Tellingly this story did not appear in any of the local papers of the time, there is no mention in the Stamford Mercury or the Leicester & Nottingham Journal. The Journal did include an odd letter in its 7th of February edition. ‘A Correspondent from Derby must excuse our inserting his letter, till more fully assured of the Truth of the Facts, than from Anonymous information.’ Did this letter, perhaps, refer to this event?

On Wednesday the 4th of February, four days after breaking the story, the Kentish Gazette published the following letter:

‘Reading in yours and other papers, a melancholy account, dated from Gainsborough, of ninety persons being lately drowned in the river Trent, by the ice breaking while they were crowding the spot where two men were fighting upon slight difference, I cannot but consider it as a political allegory, meaning by two men who went to blows on such dangerous ground, Messrs Pitt and Fox, and by the great numbers of people who assembled to see them, not only the crowds that fill the House, gallery and lobby, to hear and hear of their disputations, but all your readers, and indeed all the nation, who peruse with such avidity their debates, negligent, both within doors and without, of all other business, and inattentive to the ice which is cracking under them, and will infallibly soon give way. - What latent meaning may be conveyed by the four persons that escaped, who they may be, I pretend not to interpret.

Yours, DAVUS’

Davus is the name of a Machiavellian slave in the play Andria by the Roman author Terence.

Finally, a week later, the Kentish Gazette quashed the story entirely:

‘It is with the upmost pleasure we inform the public at large, from the best authority, that there is not the least truth whatever in the extract of a letter from Gainsborough, which asserted that 90 persons were drowned in the river Trent by the breaking of ice.’

Using exactly the same words, most papers retracted the story during the next week. The Leicester & Nottingham Journal, who had not printed the original claim, did not even bother trying to sugar the pill, stating bluntly, ‘There is not the least truth whatever in the Extract of a Letter from Gainsborough, ’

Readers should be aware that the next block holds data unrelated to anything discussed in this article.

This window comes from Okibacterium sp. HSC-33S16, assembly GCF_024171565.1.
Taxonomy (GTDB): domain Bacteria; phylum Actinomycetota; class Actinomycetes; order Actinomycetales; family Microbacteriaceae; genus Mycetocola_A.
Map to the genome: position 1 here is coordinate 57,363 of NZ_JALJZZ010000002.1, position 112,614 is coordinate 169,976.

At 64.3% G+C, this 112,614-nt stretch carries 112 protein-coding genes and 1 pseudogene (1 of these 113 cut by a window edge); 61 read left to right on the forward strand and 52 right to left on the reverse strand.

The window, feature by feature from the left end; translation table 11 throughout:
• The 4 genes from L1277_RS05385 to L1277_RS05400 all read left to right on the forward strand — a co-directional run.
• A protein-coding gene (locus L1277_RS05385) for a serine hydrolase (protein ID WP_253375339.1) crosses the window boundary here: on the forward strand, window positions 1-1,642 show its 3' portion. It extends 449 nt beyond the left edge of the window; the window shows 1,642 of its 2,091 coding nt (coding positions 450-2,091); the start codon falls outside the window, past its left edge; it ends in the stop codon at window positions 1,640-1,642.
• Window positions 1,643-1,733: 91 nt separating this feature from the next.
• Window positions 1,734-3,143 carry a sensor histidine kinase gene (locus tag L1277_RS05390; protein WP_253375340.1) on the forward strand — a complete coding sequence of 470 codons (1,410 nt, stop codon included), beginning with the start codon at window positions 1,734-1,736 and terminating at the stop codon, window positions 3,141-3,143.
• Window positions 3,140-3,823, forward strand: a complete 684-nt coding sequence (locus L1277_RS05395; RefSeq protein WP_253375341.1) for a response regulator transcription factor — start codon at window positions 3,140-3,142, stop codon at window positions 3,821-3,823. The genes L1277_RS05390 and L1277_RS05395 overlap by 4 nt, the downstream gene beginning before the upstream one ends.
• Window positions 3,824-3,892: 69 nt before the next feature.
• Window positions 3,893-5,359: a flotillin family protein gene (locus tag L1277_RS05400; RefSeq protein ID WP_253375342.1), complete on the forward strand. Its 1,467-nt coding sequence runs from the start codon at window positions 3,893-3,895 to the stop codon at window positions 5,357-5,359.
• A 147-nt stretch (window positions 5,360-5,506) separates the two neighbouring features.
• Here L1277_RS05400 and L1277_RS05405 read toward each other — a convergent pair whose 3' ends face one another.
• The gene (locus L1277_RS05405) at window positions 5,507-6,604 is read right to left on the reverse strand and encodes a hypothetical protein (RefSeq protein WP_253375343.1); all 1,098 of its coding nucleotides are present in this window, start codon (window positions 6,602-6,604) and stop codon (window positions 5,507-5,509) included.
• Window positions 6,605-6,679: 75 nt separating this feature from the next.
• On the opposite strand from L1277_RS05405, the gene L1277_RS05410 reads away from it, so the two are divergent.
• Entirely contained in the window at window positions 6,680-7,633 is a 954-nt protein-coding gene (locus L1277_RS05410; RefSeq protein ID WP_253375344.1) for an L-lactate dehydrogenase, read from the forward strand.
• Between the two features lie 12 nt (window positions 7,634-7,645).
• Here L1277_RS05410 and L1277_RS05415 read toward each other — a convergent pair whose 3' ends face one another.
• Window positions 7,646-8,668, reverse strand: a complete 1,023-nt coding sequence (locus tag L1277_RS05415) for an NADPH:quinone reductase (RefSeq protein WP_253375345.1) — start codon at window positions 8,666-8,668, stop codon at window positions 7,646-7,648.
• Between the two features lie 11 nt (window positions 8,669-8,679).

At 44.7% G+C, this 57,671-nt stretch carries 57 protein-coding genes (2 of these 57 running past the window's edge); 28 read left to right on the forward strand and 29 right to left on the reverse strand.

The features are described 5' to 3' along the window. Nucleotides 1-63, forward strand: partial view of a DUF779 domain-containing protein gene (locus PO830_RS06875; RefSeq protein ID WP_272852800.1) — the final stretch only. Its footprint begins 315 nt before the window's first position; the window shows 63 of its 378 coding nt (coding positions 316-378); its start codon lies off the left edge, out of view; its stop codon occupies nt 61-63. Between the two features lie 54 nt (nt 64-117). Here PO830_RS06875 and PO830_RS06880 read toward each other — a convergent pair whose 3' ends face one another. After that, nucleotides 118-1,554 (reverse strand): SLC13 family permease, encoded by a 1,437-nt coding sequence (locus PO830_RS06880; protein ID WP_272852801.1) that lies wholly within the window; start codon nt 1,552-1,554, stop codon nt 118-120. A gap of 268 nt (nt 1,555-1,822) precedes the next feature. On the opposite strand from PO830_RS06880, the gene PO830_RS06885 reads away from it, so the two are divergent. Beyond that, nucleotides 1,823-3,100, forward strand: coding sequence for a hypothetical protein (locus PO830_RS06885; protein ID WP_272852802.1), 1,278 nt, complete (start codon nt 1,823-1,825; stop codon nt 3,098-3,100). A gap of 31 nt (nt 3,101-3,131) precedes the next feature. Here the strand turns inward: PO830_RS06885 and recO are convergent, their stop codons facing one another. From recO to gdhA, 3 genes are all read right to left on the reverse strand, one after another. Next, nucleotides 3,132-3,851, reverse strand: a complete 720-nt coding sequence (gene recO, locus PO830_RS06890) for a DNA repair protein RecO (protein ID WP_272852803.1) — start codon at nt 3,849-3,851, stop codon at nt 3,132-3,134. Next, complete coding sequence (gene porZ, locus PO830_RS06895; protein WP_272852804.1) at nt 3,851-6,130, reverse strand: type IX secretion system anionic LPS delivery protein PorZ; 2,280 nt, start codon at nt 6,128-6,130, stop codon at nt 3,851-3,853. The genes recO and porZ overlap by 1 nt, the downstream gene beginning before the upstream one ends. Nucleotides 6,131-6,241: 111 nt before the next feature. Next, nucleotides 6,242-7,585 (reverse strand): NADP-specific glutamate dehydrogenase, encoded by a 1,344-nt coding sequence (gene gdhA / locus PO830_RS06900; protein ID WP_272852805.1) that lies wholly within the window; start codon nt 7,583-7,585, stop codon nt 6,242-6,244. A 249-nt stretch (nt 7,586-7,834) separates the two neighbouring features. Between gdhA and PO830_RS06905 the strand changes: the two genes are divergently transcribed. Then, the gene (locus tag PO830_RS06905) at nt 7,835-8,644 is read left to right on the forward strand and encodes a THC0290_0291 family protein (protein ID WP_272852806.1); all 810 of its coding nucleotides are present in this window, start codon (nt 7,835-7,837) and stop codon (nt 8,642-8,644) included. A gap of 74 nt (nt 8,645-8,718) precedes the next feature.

On the 11th of February the Caledonian Mercury congratulated itself upon its perspicacity. ‘We feel ourselves happy in being able now to assure the public, that there is not the least truth in the Extract of a letter from Gainsborough .... The above letter, which by some means found its way into most of the newspapers, but always appeared to us of so alarming a nature, and was attended with such suspicious circumstances, that it never obtained room in the Caledonian Mercury.’

So what are we to make of all this? Assuming the ‘Davus’ interpretation is correct, and it is difficult to think of another explanation, apart from a clumsy, easily disproved, prank, it begs the question as to why? Without going into the details, the political infighting between William Pitt [17591806] and Charles James Fox [1749-1806] was paralyzing the workings of parliament over that winter. It was not until the general election in April that Pitt consolidated his power. It is easy to understand this frustration with the political class, but is using the fabricated story of dozens of deaths a valid way to express one’s opinions? Perhaps it is the fact that the location is so specific which makes this feel so tasteless, although a nameless town on an anonymous northern river would not have had the same impact.

It may, or may not, be suspicious that the story, the explanation and the repudiation all happened within 11 days in one Kent newspaper. If it was intended to provoke discussion in the press, of the political shenanigans of the time, it failed. The letter by ‘Davus’ was not reprinted in any other paper.